In May 2012 the 6,000-acre Sierra Caral Amphibian Reserve in Guatemala was established to protect some of the country’s most endangered wildlife. The reserve is home to a dozen globally threatened frogs and salamanders- five found nowhere else in the world, three species of threatened birds, and the recently discovered Merendon Palm-pit viper (Bothriechis thalassinus) which is classified as arboreal and blue-toned.
Rainforest Trust, along with a consortium of fifteen international conservation groups, worked together to raise the funds needed to purchase the last remains of primary forest in the Sierra Caral. “This is a real triumph for the planet–conservationists across North and Central America banded together to save the last stand of this unique rainforest,” said Dr. Paul Salaman, CEO of Rainforest Trust.
As part of the ongoing development efforts for the Sierra Caral Reserve, tours and activities were added and enhanced for guests. The newest attraction for visitors is a hike to a beautiful cascading waterfall found during the creation of a tourist path. The two-mile roundtrip hike takes visitors along the Las Animas River then reaching an open forest along a mountain slope before following a perennial stream to the waterfall. With a medium difficulty level, this hike will be a popular one for guests visiting the reserve.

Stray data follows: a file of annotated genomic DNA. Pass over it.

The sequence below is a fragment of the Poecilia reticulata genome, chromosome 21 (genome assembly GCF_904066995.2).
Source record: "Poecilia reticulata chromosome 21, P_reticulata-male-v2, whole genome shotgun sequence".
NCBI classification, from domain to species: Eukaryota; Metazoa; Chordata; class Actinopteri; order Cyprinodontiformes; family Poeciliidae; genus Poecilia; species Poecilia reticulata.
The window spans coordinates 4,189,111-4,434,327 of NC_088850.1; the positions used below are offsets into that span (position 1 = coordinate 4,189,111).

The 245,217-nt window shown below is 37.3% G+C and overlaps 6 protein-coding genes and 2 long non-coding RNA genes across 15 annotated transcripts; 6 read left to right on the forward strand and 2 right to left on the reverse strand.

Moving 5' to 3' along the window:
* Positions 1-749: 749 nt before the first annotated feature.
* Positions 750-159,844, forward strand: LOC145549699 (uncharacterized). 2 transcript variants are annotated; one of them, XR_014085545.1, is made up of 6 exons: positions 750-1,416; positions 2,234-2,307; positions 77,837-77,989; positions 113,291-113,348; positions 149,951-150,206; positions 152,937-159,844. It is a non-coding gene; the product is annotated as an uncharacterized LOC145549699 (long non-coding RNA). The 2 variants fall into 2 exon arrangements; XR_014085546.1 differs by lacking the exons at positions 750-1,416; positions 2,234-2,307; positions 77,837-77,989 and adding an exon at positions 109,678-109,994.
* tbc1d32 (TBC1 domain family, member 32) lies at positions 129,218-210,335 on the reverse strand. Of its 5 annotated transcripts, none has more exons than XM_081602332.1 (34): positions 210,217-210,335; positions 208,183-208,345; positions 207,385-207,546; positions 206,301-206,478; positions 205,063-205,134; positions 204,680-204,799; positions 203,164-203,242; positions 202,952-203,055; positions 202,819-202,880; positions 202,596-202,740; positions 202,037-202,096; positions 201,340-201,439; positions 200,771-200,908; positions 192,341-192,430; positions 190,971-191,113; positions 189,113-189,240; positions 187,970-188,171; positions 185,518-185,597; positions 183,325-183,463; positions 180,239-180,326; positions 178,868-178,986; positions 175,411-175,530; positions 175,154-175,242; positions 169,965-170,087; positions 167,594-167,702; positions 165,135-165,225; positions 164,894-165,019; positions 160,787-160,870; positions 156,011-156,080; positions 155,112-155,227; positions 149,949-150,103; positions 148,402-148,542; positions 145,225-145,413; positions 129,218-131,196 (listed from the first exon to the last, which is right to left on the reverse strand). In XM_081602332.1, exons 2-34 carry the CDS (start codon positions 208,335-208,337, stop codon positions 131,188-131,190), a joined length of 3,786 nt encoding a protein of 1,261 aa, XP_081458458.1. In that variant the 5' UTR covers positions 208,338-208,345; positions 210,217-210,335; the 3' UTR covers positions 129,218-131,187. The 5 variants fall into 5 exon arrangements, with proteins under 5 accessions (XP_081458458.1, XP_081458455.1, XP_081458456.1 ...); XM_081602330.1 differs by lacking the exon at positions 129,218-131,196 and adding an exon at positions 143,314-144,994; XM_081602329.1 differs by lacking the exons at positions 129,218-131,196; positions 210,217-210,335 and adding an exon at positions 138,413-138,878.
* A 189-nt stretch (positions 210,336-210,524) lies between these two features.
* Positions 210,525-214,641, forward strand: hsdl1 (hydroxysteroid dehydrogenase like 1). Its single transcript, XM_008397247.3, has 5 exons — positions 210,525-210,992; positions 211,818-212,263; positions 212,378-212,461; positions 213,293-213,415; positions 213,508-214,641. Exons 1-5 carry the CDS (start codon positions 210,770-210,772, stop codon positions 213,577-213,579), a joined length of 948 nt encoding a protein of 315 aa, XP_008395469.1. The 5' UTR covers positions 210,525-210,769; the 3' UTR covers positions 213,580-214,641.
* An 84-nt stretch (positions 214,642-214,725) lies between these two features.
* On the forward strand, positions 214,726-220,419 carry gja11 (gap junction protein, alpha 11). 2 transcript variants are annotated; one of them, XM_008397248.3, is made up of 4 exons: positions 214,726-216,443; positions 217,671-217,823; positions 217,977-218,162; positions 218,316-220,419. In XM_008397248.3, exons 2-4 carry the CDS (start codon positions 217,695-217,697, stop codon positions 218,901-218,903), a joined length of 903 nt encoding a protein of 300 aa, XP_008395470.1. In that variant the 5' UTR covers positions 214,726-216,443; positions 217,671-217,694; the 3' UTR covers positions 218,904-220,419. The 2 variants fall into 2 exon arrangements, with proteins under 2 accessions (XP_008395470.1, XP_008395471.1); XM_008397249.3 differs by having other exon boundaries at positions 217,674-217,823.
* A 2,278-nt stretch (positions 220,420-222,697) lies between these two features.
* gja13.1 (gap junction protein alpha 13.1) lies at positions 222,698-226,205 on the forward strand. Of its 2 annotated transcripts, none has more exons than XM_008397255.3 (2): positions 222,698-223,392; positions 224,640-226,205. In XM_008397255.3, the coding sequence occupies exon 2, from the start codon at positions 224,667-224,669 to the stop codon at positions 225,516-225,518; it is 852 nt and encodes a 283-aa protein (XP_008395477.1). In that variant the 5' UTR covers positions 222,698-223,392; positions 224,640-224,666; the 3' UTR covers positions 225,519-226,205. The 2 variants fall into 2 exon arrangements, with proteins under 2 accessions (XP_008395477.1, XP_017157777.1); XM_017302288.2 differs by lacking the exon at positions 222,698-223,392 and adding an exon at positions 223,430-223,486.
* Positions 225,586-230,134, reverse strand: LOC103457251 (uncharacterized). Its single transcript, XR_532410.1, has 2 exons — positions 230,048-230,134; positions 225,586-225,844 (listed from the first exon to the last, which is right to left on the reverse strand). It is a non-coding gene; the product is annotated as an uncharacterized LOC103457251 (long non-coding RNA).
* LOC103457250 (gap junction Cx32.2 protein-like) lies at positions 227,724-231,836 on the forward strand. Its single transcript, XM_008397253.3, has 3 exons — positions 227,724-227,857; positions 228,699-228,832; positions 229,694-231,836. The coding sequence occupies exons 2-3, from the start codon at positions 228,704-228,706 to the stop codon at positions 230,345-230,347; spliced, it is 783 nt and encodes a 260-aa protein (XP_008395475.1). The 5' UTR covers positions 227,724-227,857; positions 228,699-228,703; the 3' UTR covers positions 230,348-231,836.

Guatemalan biologist Carlos Vasquez Almazan, one of the few individuals to find a Merendon Palm-pit viper in the wild, drew international scientific attention to the conservation importance of the Sierra Caral in recent years. In 2012 he was awarded the prestigious Whitley Award for Conservation that recognizes outstanding nature conservationists around the world.
Speaking to the accomplishments of Carlos Vasquez Almazan, WLT patron Sir David Attenborough noted, “Surveys of the area uncovered not only species new to science, but also led to the rediscovery of several previously thought to have become extinct.”
If you are interested in learning more about the reserve check out this video showcasing efforts to save biodiversity in Sierra Caral.